Webinar #2 in our Webinar Series on Drivers of food choice in low- and middle-income countries: a synthesis of evidence
(learn more about the series here)
This webinar will include 4 presentations:
- Shilpa V. Constantinides, Department of Health Promotion, Education, and Behavior, University of South Carolina:
The influence of perspectives on food safety on food choice from across DFC projects
- Michelle Holdsworth, IRD & University of Sheffield, and Amos Laar, School of Public Health, University of Ghana, Legon, Ghana
Perceptions of Food safety are important drivers of food acquisition and consumption in urban Ghana
- Jessica E. Raneri, Senior Nutrition Sensitive Agriculture Advisor to both, Australian Centre for International Agricultural Research and Agricultural Development and Food Security Section, Department of Foreign Affairs and Trade:
Do food safety concerns shape diets? Insights from the urban poor in Hanoi
- Crystal Patil, Department of Human Development Nursing Science, University of Illinois at Chicago, and Germana Leyna, Tanzania Food and Nutrition Center (TFNC):
Food safety perspectives from adults living with HIV in peri-urban Tanzania and the context of national food safety policies change
Moderator: Edward Frongillo, Professor & Director, Global Health Initiatives at Arnold School of Public Health, University of South Carolina, and co-investigator for the Drivers of Food Choice Program.
Speaker profiles can be found below. Presentations will be followed by a 30-minute Q&A discussion session.
Note: To access this webinar, you will need to register and be logged in to your Zoom account. If you don't have a Zoom account, you can create one here for free.
About our Webinar Series on Drivers of food choice in low- and middle-income countries: a synthesis of evidence
(learn more about the series here)
Global food systems are altering local food environments that serve as the contexts of food choice, defined as the processes by which people consider, acquire, prepare, distribute, and consume foods and beverages. The purpose of the Drivers of Food Choice (DFC) Competitive Grants Program is to generate evidence to understand how people make food choices in local food environments, specifically what, how, and why people eat the way they do among low- and middle-income countries. The DFC program funded projects that applied multi-disciplinary perspectives and methods across highly diverse settings and populations in 10 LMICs. The webinar series will aim to disseminate important findings that have emerged from the DFC portfolio regarding drivers of individual and household food choice in changing food environments and foster discussion around next steps for scale-up and application of insights and innovations from the portfolio. The thematic areas of this webinar series articulate with prominent issues and questions currently confronting policy, practice, and research at the nexus of food environments, nutrition, and health. Webinars will showcase the critical contributions of the DFC portfolio in advancing discussions around these areas.
- Presentation slides:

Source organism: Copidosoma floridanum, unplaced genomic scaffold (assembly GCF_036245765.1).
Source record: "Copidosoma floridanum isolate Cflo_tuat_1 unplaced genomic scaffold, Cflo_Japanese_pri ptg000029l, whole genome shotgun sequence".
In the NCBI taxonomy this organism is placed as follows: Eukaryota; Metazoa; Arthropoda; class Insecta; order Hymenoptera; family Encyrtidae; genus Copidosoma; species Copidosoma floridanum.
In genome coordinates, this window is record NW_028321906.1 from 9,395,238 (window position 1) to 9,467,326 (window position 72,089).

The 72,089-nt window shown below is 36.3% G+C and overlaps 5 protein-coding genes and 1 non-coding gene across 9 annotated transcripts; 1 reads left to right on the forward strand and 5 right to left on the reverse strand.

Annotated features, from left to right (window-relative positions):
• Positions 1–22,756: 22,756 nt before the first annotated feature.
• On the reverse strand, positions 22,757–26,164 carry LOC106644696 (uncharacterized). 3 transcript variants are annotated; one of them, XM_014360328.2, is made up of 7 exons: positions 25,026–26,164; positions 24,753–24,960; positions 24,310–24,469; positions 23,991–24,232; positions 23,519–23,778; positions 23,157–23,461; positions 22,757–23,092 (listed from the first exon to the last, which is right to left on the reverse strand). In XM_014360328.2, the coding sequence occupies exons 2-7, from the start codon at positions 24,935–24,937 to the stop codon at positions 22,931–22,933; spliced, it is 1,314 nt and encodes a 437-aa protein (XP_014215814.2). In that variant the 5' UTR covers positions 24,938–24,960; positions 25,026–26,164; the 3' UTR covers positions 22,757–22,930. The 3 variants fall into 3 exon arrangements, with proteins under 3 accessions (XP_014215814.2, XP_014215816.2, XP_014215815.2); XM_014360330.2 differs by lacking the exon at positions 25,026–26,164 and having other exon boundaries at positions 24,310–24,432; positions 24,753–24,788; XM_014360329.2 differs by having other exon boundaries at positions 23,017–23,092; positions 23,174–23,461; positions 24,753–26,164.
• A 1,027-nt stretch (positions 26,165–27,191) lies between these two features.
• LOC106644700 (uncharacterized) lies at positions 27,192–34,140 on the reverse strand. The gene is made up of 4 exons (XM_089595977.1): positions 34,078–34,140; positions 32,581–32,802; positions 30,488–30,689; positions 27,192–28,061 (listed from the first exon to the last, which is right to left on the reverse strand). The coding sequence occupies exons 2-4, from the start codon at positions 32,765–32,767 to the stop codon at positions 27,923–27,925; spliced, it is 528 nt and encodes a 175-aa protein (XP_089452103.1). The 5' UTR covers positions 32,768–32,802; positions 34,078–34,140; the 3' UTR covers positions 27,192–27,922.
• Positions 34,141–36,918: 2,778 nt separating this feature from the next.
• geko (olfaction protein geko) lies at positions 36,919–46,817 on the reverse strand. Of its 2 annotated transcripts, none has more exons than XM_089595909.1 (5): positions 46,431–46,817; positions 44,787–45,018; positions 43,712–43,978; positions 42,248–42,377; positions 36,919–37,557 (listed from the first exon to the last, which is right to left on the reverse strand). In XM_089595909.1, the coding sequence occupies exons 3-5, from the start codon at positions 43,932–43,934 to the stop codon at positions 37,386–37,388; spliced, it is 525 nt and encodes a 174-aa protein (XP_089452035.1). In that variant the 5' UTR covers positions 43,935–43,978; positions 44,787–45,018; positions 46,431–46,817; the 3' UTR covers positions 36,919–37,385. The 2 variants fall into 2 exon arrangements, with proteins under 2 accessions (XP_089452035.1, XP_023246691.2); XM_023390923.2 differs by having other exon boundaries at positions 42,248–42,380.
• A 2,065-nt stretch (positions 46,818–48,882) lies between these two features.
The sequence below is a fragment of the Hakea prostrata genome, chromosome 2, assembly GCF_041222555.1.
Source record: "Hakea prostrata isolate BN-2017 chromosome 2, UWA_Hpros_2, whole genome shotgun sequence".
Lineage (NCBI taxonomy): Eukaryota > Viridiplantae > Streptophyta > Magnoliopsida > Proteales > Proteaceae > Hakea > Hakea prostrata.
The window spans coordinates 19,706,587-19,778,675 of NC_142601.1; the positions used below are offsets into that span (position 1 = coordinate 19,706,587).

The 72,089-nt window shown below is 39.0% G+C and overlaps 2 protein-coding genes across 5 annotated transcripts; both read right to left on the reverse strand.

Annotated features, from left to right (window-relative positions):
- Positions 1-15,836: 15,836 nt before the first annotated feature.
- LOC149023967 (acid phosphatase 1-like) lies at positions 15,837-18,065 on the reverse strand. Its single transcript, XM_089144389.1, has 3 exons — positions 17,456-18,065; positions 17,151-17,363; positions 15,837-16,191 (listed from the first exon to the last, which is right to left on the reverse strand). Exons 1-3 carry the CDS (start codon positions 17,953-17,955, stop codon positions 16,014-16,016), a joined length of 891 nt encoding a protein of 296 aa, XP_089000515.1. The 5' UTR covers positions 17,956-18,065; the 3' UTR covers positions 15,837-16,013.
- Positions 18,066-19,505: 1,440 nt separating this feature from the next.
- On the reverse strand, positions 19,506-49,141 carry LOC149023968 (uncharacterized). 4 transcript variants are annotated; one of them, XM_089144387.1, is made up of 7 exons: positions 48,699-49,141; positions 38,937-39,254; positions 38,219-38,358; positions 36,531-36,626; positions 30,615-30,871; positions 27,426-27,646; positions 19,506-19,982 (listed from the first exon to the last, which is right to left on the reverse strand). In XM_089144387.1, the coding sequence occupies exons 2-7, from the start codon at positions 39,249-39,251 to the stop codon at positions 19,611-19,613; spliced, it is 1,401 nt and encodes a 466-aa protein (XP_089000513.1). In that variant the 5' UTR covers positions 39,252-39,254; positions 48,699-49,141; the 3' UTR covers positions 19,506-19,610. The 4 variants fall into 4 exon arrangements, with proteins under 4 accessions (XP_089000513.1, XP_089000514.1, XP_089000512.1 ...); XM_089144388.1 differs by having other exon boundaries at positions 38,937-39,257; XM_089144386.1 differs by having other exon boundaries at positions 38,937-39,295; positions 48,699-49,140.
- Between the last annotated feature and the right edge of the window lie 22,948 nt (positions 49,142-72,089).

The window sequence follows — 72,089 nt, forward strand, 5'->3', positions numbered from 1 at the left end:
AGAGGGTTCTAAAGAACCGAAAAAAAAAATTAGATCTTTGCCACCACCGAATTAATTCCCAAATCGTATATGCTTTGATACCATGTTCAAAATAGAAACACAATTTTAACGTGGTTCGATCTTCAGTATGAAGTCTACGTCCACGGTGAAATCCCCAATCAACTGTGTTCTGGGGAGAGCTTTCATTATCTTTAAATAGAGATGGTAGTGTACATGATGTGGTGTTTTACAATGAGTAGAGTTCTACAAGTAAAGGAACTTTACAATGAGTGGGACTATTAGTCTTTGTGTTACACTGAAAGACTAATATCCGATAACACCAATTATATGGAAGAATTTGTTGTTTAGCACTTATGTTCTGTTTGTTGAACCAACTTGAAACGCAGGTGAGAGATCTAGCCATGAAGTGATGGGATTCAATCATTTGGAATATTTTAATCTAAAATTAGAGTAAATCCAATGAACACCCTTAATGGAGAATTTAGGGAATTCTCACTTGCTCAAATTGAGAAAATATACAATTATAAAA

- Shilpa Constantinides: The influence of perspectives on food safety on food choice: a synthesis of evidence from DFC projects
- Jessica E. Raneri: Do food safety concerns shape diets? Insights from the urban poor in Hanoi
- Michelle Holdsworth and Amos Laar: Perceptions of Food safety are important drivers of food acquisition and consumption in urban Ghana
- Crystal Patil and Germana Leyna: Food Safety Perspectives from Adults in Peri-Urban Tanzania and the Context of National Food Safety Policies Change
- Publications and resources from Sigrid Wertheim-Heck and colleagues:
- The impact of the COVID-19 lockdown on the diets of Hanoi’s urban poor
- Video: Retail Diversity for Dietary Diversity (RD4DD) - Preventing nutrition deserts for the urban poor within the transforming food retail environment in Vietnam
- Food policy and the unruliness of consumption: An intergenerational social practice approach to uncover transforming food consumption in modernizing Hanoi, Vietnam.
- A cross-disciplinary mixed-method approach to understand how food retail environment transformations influence food choice and intake among the urban poor: Experiences from Vietnam
- Retail diversity for dietary diversity: Resolving food-safety versus nutrition priorities in Hanoi (scroll down to page 61)
- Food safety and nutrition for low-income urbanites: exploring a social justice dilemma in consumption policy
- Food safety and urban food markets in Vietnam: The need for flexible and customized retail modernization policies
- Constrained consumer practices and food safety concerns in Hanoi
- Food safety in everyday life: Shopping for vegetables in a rural city in Vietnam
Join the conversation on social media
Share quotes from the speakers, reflections, screenshots and more on social media. Use these hashtags and handles on Twitter:
- Michelle Holdsworth: @ProfMHoldsworth
- Amos Laar: @alaar
- Jessica E. Raneri: @Jessica_Raneri
- Crystal Patil: @clpatil
- Germana H. Leyna: @TFNC_TZ
- Drivers of Food Choice program: @DFC_Program
- ANH Academy: @anh_academy
Jessica E. Raneri is Senior Nutrition Sensitive Agriculture Advisor to both the Australian Centre for International Agricultural Research and, the Agricultural Development and Food Security Section, Department of Foreign Affairs and Trade in Australia. Jessica is a nutrition and food system specialist with experience spanning from leading research-for-development projects and programs, to advising large development projects and decision makers on best-bet intervention and entry points for improved nutrition by applying evidence-based recommendations and policy. Her work explores dynamics between quantitative and qualitative drivers for food systems outcomes and integrates participatory action research and programming.